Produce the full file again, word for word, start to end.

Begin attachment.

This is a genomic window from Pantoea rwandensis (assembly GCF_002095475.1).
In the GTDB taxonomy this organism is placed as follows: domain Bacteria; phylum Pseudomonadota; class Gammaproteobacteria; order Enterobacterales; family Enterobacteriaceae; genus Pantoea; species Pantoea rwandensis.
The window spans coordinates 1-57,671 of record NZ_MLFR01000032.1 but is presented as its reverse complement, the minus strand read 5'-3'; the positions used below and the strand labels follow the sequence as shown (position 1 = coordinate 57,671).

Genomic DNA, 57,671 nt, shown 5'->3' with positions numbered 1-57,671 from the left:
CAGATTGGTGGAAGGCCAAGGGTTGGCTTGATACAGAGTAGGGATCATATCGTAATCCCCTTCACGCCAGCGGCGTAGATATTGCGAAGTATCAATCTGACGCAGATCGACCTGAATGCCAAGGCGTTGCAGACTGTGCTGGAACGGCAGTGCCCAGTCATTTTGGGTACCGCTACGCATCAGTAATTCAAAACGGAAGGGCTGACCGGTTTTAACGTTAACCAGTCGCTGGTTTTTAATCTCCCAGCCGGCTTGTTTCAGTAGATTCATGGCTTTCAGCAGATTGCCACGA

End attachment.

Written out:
This is a genomic window from Pantoea rwandensis (assembly GCF_002095475.1).
In the GTDB taxonomy this organism is placed as follows: domain Bacteria; phylum Pseudomonadota; class Gammaproteobacteria; order Enterobacterales; family Enterobacteriaceae; genus Pantoea; species Pantoea rwandensis.
The window spans coordinates 1-57,671 of record NZ_MLFR01000032.1 but is presented as its reverse complement, the minus strand read 5'-3'; the positions used below and the strand labels follow the sequence as shown (position 1 = coordinate 57,671).

Genomic DNA, 57,671 nt, shown 5'->3' with positions numbered 1-57,671 from the left:
CAGATTGGTGGAAGGCCAAGGGTTGGCTTGATACAGAGTAGGGATCATATCGTAATCCCCTTCACGCCAGCGGCGTAGATATTGCGAAGTATCAATCTGACGCAGATCGACCTGAATGCCAAGGCGTTGCAGACTGTGCTGGAACGGCAGTGCCCAGTCATTTTGGGTACCGCTACGCATCAGTAATTCAAAACGGAAGGGCTGACCGGTTTTAACGTTAACCAGTCGCTGGTTTTTAATCTCCCAGCCGGCTTGTTTCAGTAGATTCATGGCTTTCAGCAGATTGCCACGA